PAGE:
Probabilistic operator Algebra Seminar: Asymptotics for a class of meandric systems, via the Hasse diagram of $NC(n)$
Seminar | February 12 | 2-4 p.m. | 736 Evans Hall
Alexandru Nica, University of Waterloo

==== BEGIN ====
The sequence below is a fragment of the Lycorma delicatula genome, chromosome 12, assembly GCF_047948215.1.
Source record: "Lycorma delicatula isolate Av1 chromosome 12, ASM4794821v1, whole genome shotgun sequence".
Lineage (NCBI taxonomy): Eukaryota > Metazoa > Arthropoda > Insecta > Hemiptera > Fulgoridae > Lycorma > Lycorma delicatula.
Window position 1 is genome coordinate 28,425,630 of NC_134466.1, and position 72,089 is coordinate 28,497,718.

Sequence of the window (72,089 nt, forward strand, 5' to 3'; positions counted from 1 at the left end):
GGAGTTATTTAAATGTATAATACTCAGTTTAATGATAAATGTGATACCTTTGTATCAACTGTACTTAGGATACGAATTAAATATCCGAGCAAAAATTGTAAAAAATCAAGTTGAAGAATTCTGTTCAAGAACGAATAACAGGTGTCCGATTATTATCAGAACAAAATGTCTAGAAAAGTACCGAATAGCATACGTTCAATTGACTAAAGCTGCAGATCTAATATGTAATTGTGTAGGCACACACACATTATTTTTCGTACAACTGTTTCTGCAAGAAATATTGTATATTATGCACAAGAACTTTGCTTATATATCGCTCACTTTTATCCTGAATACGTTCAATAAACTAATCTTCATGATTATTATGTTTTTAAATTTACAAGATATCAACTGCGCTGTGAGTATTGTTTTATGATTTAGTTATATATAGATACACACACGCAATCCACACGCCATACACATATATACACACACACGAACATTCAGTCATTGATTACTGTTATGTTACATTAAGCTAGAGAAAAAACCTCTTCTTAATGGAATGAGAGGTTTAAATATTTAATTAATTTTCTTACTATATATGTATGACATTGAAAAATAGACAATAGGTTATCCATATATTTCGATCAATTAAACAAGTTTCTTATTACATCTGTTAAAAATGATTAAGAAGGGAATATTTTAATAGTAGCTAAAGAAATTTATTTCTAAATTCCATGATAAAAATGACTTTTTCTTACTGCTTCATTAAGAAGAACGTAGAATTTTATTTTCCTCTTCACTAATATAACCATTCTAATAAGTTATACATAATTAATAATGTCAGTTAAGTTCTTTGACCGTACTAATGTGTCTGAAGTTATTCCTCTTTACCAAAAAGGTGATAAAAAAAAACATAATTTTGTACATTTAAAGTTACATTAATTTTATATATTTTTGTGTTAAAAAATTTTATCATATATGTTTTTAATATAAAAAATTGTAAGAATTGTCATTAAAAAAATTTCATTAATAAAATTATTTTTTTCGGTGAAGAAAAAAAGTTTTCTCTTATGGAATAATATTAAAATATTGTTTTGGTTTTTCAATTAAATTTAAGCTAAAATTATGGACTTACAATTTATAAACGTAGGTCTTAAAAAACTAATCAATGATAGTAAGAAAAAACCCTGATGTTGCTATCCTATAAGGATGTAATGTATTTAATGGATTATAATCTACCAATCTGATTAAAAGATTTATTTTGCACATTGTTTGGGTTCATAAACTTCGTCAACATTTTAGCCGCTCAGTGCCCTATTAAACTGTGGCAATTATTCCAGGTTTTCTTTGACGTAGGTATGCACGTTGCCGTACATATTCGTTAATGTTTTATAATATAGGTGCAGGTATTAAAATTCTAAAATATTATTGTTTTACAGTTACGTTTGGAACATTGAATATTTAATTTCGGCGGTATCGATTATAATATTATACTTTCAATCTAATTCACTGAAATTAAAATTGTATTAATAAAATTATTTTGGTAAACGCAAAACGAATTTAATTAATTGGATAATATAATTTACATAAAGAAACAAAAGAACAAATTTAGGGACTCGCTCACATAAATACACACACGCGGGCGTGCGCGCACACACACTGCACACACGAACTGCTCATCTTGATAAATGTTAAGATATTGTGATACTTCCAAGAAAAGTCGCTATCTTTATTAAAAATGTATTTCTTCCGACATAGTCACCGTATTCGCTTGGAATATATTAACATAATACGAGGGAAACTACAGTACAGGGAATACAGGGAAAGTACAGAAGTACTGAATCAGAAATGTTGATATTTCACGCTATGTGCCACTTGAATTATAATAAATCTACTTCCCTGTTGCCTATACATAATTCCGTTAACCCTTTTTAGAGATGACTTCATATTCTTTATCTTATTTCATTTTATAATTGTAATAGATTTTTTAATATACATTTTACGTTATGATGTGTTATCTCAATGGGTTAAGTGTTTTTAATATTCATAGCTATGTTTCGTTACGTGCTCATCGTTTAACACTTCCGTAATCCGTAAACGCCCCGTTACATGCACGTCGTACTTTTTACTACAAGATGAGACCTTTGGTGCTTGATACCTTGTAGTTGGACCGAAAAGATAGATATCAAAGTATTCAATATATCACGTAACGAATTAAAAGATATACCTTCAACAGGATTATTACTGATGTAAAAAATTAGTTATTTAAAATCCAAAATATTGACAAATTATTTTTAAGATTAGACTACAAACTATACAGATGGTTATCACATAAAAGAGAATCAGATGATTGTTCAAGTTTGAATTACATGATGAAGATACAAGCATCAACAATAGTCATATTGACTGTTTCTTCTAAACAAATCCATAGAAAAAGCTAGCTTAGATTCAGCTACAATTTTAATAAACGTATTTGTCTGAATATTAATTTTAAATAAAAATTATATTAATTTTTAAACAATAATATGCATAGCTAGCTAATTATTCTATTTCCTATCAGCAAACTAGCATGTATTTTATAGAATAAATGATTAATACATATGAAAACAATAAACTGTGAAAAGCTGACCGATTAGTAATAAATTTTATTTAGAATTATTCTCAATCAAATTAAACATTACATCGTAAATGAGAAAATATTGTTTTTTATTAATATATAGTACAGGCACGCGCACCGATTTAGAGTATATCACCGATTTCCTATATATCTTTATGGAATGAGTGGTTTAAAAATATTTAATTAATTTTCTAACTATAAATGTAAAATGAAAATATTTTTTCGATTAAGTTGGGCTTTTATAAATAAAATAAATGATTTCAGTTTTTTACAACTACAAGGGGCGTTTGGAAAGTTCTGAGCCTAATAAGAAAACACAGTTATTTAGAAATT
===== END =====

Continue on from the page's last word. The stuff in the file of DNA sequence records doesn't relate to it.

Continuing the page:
I will present a joint paper with Ian Goulden and Doron Puder (arXiv:1708.05188), concerning a family of diagrammatic objects called meandric systems. These objects have received a substantial amount of interest from mathematical physicists and from combinatorialists, and the study of the number of components of a random meandric system offers some very appealing, yet difficult problems. In particular, we are not aware of any precise results concerning the asymptotic behaviour for $n \rightarrow \infty$ of the expected number of components of a random meandric system of order $n$. It is known that an equivalent description of the framework of meandric systems can be obtained by looking at the Hasse diagrams (i.e. graphs of covers) of the lattices of non-crossing partitions $NC(n)$, and by studying the distance between two random partitions in $NC(n)$. By using this point of view we identify a non-trivial class of meandric systems “with shallow top”, for which we can determine the precise asymptotic for expected number of components. The calculations leading to this result are inspired by free probability methods, specifically by the idea of taking derivative at time $t = 1$ in a semigroup for free additive convolution. Let $c_n$ denote the expected number of components of a general meandric system of order $n$. By using a variation of the methods from the shallow-top case, we prove that $c_n$ is in the interval $[0.17n,0.51n]$ for n large enough. These bounds support the conjecture that $c_n$ follows a regime of “constant times $n$”, where numerical experiments suggest that the constant is around 0.23. If time permits, I will also present another result of the same paper, giving a precise formula for the number of connected meandric systems (a.k.a. “meanders”) of order n which have shallow top. The formula is derived as a consequence of a bijection between meanders with shallow top and a class of trees. The average growth rate for meanders with shallow top comes out smaller than the estimates known for the growth rate for general meanders, confirming the heuristics that a meandric system with shallow top is likely to have more components (and is less likely to be connected) than a general one.